The Value of Second, Third, and Fourth Opinions
I have talked with too many patients and caregivers who hesitate to get a second opinion. Do not hesitate. Second, third, even fourth opinions are worth your time and hassle. You are not offending your doctor. Rather, you are doing your due diligence with regard to your health.
I believe that in America we spend more time researching cars before we buy them than we do researching doctors and treatments for cancer.
Local doctors vs. NCI-designated centers with bladder cancer experts
Many patients first receive their diagnosis from a local urologist in a community practice. Such doctors may be fantastic but, even so, it is to your benefit and helpful to your peace of mind in the long-term to get at least one other opinion. This is true at any stage of your disease. It is especially important if a radical cystectomy (RC) is recommended.
I talked recently with a patient for whom an RC was recommended. He was happy with his local doctor and planned for that doctor to do the surgery. But as he did more research and asked questions, he learned that his doctor performed only about 2 or 3 RCs per year, and few of them were neo-bladder surgeries (which he wanted).
He decided to travel a couple hours away to a National Cancer Institute (NCI)-Designated Cancer Center. There, he met a doctor who performed 2 or 3 RCs per week, many of them to create a neo-bladder. He opted to have his surgery with the more experienced doctor.
Bladder cancer is not rare – but it is less common than prostate cancer
The American Cancer Society estimates that there were about 161,000 new cases of prostate cancer diagnosed in 2017 and about 79,000 new cases of bladder cancer. Many local urologists have less experience with bladder cancer because it is less common. You want to be treated by a doctor who has treated many cases of bladder cancer and who treats it every day.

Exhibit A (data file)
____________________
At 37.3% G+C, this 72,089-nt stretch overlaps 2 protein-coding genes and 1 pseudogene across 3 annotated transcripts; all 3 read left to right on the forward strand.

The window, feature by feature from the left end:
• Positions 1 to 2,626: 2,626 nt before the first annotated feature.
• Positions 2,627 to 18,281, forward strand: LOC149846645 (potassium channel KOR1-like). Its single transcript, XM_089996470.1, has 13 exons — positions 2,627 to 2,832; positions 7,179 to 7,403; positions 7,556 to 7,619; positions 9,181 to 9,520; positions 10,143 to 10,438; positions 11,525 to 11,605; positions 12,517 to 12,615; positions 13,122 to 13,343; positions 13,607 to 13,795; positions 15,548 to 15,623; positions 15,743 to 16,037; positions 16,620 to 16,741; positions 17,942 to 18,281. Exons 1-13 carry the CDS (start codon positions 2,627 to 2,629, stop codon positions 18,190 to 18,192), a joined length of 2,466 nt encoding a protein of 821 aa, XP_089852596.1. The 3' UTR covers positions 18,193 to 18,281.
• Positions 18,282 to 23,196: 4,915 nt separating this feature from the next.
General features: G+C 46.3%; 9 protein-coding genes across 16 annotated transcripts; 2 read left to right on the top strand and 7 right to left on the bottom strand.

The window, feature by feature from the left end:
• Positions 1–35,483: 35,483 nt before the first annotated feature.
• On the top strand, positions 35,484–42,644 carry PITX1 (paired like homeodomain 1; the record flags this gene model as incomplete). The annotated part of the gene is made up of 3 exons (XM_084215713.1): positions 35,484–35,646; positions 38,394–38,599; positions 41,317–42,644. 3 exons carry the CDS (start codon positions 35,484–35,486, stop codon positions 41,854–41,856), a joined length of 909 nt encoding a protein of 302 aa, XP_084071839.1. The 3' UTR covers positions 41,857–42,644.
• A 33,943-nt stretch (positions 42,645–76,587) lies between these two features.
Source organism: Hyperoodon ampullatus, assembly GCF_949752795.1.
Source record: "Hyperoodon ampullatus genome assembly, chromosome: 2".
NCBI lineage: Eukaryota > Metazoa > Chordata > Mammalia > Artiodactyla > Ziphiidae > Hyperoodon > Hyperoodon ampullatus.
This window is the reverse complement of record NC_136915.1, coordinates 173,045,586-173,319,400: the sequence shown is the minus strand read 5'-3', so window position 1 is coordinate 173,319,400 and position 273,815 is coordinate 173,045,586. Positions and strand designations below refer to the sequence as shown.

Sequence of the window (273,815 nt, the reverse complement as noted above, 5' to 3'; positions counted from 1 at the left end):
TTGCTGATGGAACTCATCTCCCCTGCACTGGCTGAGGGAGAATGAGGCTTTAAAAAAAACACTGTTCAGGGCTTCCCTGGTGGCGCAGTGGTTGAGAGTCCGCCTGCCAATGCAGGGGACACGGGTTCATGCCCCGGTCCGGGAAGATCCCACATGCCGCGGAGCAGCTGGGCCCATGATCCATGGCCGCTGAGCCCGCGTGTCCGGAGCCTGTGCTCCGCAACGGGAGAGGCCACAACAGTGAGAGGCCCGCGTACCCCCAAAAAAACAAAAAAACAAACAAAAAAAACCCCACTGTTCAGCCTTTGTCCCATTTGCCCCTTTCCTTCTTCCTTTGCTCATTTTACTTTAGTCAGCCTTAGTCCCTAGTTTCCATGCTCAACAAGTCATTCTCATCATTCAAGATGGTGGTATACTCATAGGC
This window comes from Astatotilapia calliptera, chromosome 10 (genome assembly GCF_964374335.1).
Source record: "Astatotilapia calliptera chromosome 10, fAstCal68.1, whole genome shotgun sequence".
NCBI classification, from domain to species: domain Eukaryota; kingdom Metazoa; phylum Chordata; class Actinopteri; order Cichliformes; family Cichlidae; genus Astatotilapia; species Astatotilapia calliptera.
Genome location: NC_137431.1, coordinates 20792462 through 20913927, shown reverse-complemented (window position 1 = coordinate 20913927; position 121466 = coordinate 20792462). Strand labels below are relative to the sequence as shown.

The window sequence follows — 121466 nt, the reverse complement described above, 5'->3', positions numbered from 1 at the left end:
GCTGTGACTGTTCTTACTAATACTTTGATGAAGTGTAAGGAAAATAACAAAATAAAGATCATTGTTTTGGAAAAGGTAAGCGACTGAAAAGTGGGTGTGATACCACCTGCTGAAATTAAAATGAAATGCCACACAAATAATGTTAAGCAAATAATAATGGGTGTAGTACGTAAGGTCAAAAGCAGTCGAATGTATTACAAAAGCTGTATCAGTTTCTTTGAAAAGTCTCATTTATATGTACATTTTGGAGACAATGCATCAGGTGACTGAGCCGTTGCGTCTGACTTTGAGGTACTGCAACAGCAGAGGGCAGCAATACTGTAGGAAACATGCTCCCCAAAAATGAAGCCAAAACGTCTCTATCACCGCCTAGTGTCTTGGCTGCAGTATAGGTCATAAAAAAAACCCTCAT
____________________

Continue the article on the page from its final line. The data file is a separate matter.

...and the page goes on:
I have met patients who were both “downstaged” (the cancer had not spread as far they had initially been told) and “upstaged” (it was more serious than they were initially told) after they saw a doctor at an NCI-Designated Cancer Center. These centers are the backbone of cancer research in the United States and are the places where you will find doctors with the most experience in bladder cancer. This is what the NCI website states about such centers:
The NCI-Designated Cancer Centers are recognized for their scientific leadership, resources, and the depth and breadth of their research in basic, clinical, and/or population science. Comprehensive Cancer Centers demonstrate an added depth and breadth of research, as well as substantial transdisciplinary research that bridges these scientific areas. Basic Laboratory Cancer Centers conduct only laboratory research and do not provide patient treatment. There are 13 Cancer Centers, 49 Comprehensive Cancer Centers, and 7 Basic Laboratory Cancer Centers.
The hassles are worth it
Yes, there can be administrative hassles to seeking more opinions. Yes, your insurance may not cover it. Yes, it is time consuming. But you should do it anyway. Make the time, pay for the visit if you must.
How long did you wait before telling others about your diagnosis?